Freemasons have been a focus of interest for centuries, partly because of their secrecy, and partly because they have been linked to esoteric and secret knowledge. One of the most common questions asked about Freemasonry is, how did it begin? It may surprise some that this question is hotly debated within Freemasonry itself. There are two traditional theories. The first is that Freemasons are a continuation of the trade guilds of medieval builders, and the second is that the Freemasons are a secret continuation of the Knights Templar from the fourteenth century. A more recent and probably more historically based theory is that Freemasonry arises out of a combination of various strains of metaphysical or occult thought that came together in seventeenth-century Europe, which could have included ideas brought to Europe by the early masons and Templars. The most likely correct answer to the question of where Freemasonry came from is all of the above. It is likely that all of the influences that have been claimed by Freemasons and scholarsthe mason guilds, the Knights Templar, and metaphysical thoughthad an influence on the development of Freemasonry.
[...] MI: Missouri Lodge of Research Hall, Manly P. The Lost Keys of Freemasonry: Or, the Secret of Hiram Abiff. Richmond, VA: Macoy and Masonic Supply Co Hamill, John. The Craft: A History of English Freemasonry. Leighton Buzzard, Bedfordshire: Crucible Haywood, H. L. The Great Teachings of Masonry. New York: George H. Doran John Hamill, The Craft: A History of English Freemasonry (Leighton Buzzard, Bedfordshire: Crucible, 1986) Jacob, Margaret C. Living the Enlightenment: Freemasonry and Politics in Eighteenth-Century Europe. New York: Oxford University Press Knight, Christopher. The [...]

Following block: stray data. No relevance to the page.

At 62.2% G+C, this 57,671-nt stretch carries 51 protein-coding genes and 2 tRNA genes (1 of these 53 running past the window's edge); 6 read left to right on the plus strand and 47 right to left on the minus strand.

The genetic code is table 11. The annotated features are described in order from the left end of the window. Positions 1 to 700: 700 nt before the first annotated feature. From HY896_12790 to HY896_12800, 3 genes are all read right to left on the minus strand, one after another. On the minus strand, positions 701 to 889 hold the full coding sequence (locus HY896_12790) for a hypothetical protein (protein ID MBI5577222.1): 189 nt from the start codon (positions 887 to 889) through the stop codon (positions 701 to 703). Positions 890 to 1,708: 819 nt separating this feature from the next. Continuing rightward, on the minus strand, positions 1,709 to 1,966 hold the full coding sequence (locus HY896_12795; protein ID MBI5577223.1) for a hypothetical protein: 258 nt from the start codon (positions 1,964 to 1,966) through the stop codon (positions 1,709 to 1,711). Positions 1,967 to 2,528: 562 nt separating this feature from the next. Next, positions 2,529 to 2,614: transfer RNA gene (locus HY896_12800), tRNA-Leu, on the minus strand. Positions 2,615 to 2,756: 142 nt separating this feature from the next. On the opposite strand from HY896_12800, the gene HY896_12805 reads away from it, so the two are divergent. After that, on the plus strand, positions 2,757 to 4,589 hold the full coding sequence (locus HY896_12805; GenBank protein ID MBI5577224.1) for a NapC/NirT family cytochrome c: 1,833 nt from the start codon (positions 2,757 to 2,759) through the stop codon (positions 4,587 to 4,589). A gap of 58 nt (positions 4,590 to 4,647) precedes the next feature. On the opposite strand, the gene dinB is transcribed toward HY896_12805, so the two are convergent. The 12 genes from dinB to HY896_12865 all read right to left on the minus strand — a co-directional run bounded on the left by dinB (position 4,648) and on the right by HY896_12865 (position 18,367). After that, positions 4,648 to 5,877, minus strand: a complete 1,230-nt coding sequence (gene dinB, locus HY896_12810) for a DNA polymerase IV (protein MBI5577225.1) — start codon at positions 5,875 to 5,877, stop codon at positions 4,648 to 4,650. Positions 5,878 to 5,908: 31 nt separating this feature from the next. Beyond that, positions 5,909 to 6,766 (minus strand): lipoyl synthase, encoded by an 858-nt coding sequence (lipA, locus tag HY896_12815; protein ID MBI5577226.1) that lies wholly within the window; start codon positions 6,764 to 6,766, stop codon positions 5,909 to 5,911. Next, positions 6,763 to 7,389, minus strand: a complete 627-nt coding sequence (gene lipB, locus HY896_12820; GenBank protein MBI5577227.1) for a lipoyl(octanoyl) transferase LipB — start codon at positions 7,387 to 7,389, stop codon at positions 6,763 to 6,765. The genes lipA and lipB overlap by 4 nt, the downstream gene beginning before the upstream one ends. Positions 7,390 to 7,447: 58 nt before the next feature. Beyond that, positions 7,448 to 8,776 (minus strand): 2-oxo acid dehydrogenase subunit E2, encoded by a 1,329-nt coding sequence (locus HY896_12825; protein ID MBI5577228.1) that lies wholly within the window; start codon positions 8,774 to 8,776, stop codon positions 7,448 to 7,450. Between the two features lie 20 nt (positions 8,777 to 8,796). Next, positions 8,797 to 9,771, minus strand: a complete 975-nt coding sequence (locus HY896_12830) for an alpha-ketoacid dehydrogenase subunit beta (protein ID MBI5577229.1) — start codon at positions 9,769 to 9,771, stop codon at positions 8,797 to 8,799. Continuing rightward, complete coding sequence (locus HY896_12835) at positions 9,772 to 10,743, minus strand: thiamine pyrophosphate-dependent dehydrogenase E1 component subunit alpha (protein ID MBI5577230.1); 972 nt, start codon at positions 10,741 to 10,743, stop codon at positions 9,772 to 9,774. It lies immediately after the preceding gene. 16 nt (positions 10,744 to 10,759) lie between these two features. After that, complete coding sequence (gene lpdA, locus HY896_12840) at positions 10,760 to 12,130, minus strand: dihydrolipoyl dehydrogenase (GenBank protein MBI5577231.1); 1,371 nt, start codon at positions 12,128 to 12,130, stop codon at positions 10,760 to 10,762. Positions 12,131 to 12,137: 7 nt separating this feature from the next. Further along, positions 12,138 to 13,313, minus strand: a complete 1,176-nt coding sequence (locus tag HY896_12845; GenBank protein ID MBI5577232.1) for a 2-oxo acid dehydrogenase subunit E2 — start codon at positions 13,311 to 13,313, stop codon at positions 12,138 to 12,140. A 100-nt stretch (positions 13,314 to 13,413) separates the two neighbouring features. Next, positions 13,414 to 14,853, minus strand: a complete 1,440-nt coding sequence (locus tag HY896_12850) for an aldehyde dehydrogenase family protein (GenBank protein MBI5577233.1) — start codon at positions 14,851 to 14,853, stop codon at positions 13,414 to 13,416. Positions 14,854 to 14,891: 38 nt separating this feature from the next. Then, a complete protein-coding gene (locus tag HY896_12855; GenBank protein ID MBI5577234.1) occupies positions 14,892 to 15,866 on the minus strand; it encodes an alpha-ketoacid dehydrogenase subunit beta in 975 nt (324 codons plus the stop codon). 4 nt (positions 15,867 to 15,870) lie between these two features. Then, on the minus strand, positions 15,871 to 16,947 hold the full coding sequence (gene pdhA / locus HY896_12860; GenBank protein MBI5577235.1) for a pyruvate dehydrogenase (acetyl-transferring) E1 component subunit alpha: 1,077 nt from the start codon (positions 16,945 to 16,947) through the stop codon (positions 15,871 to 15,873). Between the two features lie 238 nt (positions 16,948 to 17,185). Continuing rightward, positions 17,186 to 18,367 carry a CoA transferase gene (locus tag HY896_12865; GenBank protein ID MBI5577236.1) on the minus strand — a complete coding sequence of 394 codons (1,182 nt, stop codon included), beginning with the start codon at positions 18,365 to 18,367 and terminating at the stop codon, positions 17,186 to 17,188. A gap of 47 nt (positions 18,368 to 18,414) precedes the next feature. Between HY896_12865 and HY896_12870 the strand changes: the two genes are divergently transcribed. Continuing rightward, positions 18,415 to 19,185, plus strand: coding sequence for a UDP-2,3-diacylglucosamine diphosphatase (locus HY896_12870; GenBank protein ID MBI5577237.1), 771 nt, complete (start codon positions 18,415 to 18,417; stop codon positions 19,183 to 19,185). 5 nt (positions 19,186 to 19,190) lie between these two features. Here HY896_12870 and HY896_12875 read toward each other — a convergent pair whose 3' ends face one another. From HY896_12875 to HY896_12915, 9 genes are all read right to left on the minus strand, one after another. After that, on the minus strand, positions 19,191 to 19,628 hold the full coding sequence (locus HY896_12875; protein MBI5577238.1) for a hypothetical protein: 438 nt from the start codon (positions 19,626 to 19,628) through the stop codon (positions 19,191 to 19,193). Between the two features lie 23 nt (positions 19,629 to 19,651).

[...] The theory that the Templars influenced the formation of Freemasonry in Scotland depends on the belief that the Templars brought their information north after the Order was closed down. One link in this chain involves the Scottish family of Sinclair (formerly St.-Clair), which dates back at least to the time of the Templar escapes and was later connected to first masonry and then Freemasonry. In 1441, the Scottish king James II appointed a later Sinclair, Sir William, the Patron and Protector of Scottish Masons. [...]
[...] Conclusion A look at Freemasonry and its symbolism shows that it borrowed quite a lot from prior traditions. Freemasonry was clearly set up according to the structure of operative masonry, and Scottish masons and aristocracy may well have preserved Templar lore from past centuries. It is equally true that the intellectuals who became involved in speculative Freemasonry in the seventeenth and eighteenth centuries had been exposed to centuries of Eastern metaphysical thought that greatly resembled much of what the Templars gathered in the East. [...]
[...] Like other craft guilds, the masons participated in acting out mystery plays for the community on feast days, probably including plays that related to the building of the original Temple in Jerusalem, a practice that may have carried over into the rituals of Freemasonry that involve acting out such scenes. In Scotland the operative masons were still active in guilds at the time that they began to invite speculative Masons from the upper classes to join them. In England the operative guilds were less active, and it is unclear whether there was a direct transition from operative masonry to speculative Freemasonry. [...]
[...] We can only imagine what effect similar texts might have had on people in the more literal age of the Templars. The Order of the Knights Templar grew quickly, capturing the romantic imagination of the time. Men from many noble houses joined and donated their property. In this way the Templars became one of the richest bodies in Europe, financing whole kingdoms, a situation that would eventually lead to their downfall. B. Beyond the Holy Land, The Christian kingdom in Jerusalem was lost in 1137 and the Christians were slowly pushed out of the Middle East. [...]
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